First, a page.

Today's News

  • Student debate clubs compete at Capitol

    The LAHS Hilltalkers and the LAMS Hawktalkers competed in the Fourth Annual Capitol Congress at the New Mexico State Capitol Wednesday.

    There were 240 students competing in eight chambers: three Varsity chambers and five Novice chambers. Of those students, 35 were LAMS Hawktalkers, and nine were LAHS Hilltalkers.  

    The Hawktalkers had four students who placed in their Novice Chambers: Nada Draganic, sixth place in her chamber; James Tyldesley, fourth place in his chamber; Dominic Dowdy, third place in his chamber; and Yun Kim, first place in her chamber.

    The Hilltalkers had two students who placed in their Varsity Chambers: Mike Peters, third place in his chamber; and Malea Joyce, second place in her chamber. Both students are Hawktalker alumni.

    “Our students worked very hard to prepare for this tournament, and everyone received  excellent feedback from their judges” said Sherri Bublitz, sponsor of the Hawktalkers.  “Adults were also impressed with the poise, confidence, and maturity of every member of the team.”

    The New Mexico Speech and Debate Association proudly sponsors this tournament, which represents a unique opportunity for students to simulate the legislative process in an authentic legislative environment.

  • MOWW to meet Tuesday

    The Military Order of World Wars Chapter  229 will meet at 6 p.m. Tuesday on the second floor of the Los Alamos Research Building in the Los Alamos Research Park.

    This month is National Emergency Management Month. The  speaker will be LTC Beverley Simpson USAF who is also Los Alamos County Emergency director. 

    Simpson will discuss emergency preparedness in Los Alamos County. The county is surrounding by Urban Interface, National Park Service, LANL, Pueblos and National Forest.  It is sometime hard to tell where one jurisdiction begins or ends. 

    As the emergency manager for Los Alamos County, coordination with these entities to include local business, residents, local, state and federal agencies is essential to effectively and efficiently mitigate against, prepare for, respond to, and recover from threatened or actual natural disasters, acts of terrorism or other manmade disasters.  The goal is to reduce the risk to all hazards in Los Alamos County.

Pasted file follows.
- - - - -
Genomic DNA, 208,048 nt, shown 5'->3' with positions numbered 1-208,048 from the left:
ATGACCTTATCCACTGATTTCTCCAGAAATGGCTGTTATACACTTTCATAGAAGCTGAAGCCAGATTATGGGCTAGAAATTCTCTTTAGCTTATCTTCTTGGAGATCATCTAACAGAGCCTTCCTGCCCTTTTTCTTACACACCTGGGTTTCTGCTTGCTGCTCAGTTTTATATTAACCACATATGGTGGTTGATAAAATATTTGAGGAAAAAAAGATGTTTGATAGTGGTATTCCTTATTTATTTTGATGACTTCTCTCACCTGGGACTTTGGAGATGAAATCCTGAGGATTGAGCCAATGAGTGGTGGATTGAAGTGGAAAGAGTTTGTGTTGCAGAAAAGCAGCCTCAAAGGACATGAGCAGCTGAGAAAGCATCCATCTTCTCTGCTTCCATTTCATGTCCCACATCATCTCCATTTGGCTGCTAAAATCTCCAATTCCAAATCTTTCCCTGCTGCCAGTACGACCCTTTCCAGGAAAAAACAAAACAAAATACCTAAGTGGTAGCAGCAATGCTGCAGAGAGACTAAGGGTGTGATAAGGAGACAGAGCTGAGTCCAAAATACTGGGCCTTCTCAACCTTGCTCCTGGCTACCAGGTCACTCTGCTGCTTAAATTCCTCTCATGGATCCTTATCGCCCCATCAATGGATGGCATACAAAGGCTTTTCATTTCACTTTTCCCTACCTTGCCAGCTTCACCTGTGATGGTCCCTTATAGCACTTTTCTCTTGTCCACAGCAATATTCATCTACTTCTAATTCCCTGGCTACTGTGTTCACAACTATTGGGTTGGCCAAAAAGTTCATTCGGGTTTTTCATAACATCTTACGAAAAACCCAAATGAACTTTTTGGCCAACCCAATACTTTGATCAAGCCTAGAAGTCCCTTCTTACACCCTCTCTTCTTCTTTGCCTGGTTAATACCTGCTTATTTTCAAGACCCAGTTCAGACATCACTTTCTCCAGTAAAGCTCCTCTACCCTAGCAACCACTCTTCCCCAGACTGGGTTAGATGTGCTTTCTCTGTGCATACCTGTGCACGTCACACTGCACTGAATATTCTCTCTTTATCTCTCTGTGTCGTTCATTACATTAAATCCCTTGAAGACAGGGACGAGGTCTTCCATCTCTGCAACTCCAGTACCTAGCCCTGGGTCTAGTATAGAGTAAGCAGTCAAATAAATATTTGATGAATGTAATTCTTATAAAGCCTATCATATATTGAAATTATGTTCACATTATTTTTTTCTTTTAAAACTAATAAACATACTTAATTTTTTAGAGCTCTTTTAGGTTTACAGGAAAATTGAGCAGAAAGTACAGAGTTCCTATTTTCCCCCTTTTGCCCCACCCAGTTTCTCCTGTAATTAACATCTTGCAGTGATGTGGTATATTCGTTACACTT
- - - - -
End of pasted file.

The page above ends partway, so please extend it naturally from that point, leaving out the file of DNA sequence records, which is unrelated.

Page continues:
The meeting will begin with a social period at 6 p.m., followed by a brief business meeting and dinner at 6:25 p.m. The presentation will begin at about 7:15 p.m.

  • Community Calendar 9-16-18

    Autism Support Group, an informal support group for parents, family and friends of autistic children and adults, will meet from 6-7:30 p.m. at Family Strengths Network, 3540 Orange St.

    Nature Playtime at 10 a.m. at the Nature Center. Join local families for fun, hands-on activities, hikes, games, and stories in nature. Free.

    Wildflower Walk at 5:30 p.m. at the Nature Center. Take a gentle stroll with Chick Keller and learn about our local wildflowers. Free.

    The Los Alamos Garden Club meeting begins at 9:30 a.m. at the Crossroads Bible Church, 197 East Road, Los Alamos. Six members will be honored at the meeting for being Los Alamos Garden Club Members for 50 years or more. The “50-Year Members” are Nancy Bartlit (50 years), Joyce Cady (52 years), Janet Clayton (50 years), Jill Forman (50 years), Jane Sherwood (50 years), and Trish Spillman (50 years). Light refreshments will be served at 9:30 a.m. At 10 a.m. Sharon Elias of the U.S. Department of Agriculture will speak on “Reclamation of a Burned Site.” After the business meeting, the annual Harvest Luncheon will be held. Members are asked to bring a dish to share. For more information or questions contact President Ann Lepage 662-8912 or Irene Aikin 662-7027

  • Pet TAlk: This month is National Service Dog Month

    From providing companionship to keeping an eye-out for medical emergencies, emotional support and service dogs assist their handlers in a variety of ways.